A PALESTINIAN stabbed a Jewish seminary student in Jerusalem yesterday as the Israeli prime minister barred all cabinet ministers and MPs from visiting a sensitive holy site in the Old City in an effort to calm tensions that have gripped the country for weeks.
Police spokeswoman Luba Samri said a Palestinian teenager stabbed the 25-year-old Israeli in the neck, wounding him seriously, before police apprehended the attacker. It was the latest act of Palestinian violence in a week in which bloody attacks killed four Israelis and injured several others.
Prime Minister Benjamin Netanyahu’s move to try and calm the situation appeared to put the Israeli leader on a collision course with hard-liners within his own governing coalition. They have been putting intense pressure on Netanyahu to respond to the surge in violence with a tough crackdown and increased settlement activity.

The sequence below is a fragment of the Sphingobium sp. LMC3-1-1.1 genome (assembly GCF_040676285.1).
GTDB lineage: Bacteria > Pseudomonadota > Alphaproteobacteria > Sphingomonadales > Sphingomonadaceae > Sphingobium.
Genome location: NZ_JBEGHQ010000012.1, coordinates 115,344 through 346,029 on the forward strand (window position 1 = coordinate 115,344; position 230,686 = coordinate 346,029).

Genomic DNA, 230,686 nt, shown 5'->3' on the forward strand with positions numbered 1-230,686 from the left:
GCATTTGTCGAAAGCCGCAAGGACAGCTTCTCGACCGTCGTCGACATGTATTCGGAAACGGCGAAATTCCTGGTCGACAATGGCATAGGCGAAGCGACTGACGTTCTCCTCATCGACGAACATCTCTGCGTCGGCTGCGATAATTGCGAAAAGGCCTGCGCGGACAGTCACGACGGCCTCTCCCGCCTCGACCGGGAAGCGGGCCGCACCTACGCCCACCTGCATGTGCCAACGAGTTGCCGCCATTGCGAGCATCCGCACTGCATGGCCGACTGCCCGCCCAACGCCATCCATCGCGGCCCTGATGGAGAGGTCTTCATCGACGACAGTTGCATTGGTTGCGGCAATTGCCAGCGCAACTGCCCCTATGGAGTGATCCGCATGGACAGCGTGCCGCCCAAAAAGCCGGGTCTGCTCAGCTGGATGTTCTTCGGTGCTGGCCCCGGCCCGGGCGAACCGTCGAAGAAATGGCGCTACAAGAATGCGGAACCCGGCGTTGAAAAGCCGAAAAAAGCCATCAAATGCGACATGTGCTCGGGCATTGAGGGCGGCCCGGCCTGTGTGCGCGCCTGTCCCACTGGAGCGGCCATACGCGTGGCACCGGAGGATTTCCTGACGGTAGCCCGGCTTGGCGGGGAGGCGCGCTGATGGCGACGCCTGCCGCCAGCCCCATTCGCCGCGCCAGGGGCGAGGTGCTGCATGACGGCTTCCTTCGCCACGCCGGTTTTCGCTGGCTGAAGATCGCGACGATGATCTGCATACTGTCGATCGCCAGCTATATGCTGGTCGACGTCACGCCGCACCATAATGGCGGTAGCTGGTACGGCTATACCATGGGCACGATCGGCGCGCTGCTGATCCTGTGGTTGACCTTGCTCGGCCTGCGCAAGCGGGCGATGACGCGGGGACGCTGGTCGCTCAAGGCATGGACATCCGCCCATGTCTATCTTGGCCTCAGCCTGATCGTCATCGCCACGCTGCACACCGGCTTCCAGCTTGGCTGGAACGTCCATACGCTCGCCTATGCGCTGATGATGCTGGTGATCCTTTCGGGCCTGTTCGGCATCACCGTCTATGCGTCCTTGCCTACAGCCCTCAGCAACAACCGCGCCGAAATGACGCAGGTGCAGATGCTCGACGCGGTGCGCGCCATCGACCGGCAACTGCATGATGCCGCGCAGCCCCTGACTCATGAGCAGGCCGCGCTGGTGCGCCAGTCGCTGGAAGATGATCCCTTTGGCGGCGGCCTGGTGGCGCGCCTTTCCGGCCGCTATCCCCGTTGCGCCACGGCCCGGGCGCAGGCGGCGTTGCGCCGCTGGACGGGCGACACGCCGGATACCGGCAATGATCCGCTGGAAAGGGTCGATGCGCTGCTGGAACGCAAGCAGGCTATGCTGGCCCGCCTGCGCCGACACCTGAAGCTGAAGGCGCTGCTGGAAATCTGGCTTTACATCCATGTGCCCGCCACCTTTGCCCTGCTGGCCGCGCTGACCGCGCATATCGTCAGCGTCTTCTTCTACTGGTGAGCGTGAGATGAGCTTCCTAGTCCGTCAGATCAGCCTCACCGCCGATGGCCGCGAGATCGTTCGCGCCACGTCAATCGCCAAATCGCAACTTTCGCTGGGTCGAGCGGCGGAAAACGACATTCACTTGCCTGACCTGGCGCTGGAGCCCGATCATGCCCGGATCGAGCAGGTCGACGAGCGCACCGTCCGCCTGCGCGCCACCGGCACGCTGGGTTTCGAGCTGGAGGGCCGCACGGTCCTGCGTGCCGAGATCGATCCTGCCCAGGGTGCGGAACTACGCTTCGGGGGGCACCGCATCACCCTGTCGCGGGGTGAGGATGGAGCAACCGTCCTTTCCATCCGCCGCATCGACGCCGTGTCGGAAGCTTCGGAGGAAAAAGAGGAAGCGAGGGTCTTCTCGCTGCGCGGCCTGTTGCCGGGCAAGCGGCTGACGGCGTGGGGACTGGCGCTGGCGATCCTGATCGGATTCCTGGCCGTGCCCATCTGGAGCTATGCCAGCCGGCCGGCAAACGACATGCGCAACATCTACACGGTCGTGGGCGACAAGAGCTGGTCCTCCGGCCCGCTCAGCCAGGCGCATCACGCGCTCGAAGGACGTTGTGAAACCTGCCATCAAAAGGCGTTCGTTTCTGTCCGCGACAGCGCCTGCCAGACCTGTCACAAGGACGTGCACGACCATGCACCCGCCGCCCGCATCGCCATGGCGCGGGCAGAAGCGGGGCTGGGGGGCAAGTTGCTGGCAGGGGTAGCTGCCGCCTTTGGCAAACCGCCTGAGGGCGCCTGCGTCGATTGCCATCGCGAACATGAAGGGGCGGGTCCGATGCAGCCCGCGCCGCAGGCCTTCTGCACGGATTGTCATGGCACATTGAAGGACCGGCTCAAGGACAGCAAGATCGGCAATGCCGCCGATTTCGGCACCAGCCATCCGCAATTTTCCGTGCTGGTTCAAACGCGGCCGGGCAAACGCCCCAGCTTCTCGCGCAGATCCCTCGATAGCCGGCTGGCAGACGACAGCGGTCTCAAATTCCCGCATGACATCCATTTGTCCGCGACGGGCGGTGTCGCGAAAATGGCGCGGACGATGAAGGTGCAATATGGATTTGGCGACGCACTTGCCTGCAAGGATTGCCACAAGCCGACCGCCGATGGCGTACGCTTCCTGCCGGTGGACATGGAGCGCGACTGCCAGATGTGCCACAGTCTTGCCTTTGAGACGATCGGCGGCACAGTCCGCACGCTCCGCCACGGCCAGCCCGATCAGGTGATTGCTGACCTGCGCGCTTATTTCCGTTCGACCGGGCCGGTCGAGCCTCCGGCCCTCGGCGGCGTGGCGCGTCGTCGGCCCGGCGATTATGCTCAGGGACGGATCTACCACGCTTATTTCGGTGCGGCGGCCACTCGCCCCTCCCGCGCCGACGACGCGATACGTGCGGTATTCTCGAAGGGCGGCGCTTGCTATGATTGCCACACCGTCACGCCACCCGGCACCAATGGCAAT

But Netanyahu is also wary of angering the American administration and risking another fully-fledged uprising with too tough a response that could lead to a higher number of casualties on both sides.
The Jerusalem hilltop compound lies at the heart of recent tensions.
It’s revered by Muslims as the spot where the Prophet Muhammad ascended to heaven and by Jews as the site of the two Jewish biblical Temples.
Many Palestinians believe Israel is trying to expand Jewish presence at the site, a claim Israel adamantly denies and considers slanderous. Under a longstanding arrangement administered by Islamic authorities, Jews are allowed to visit the site during certain hours but not pray there.
The latest Israeli-Palestinian unrest began about three weeks ago as Palestinians repeatedly barricaded themselves inside the Al-Aqsa mosque, located at the sacred site, and hurled stones, firebombs and fireworks at the police.
The violence later spread to Arab neighbourhoods of east Jerusalem and to the West Bank.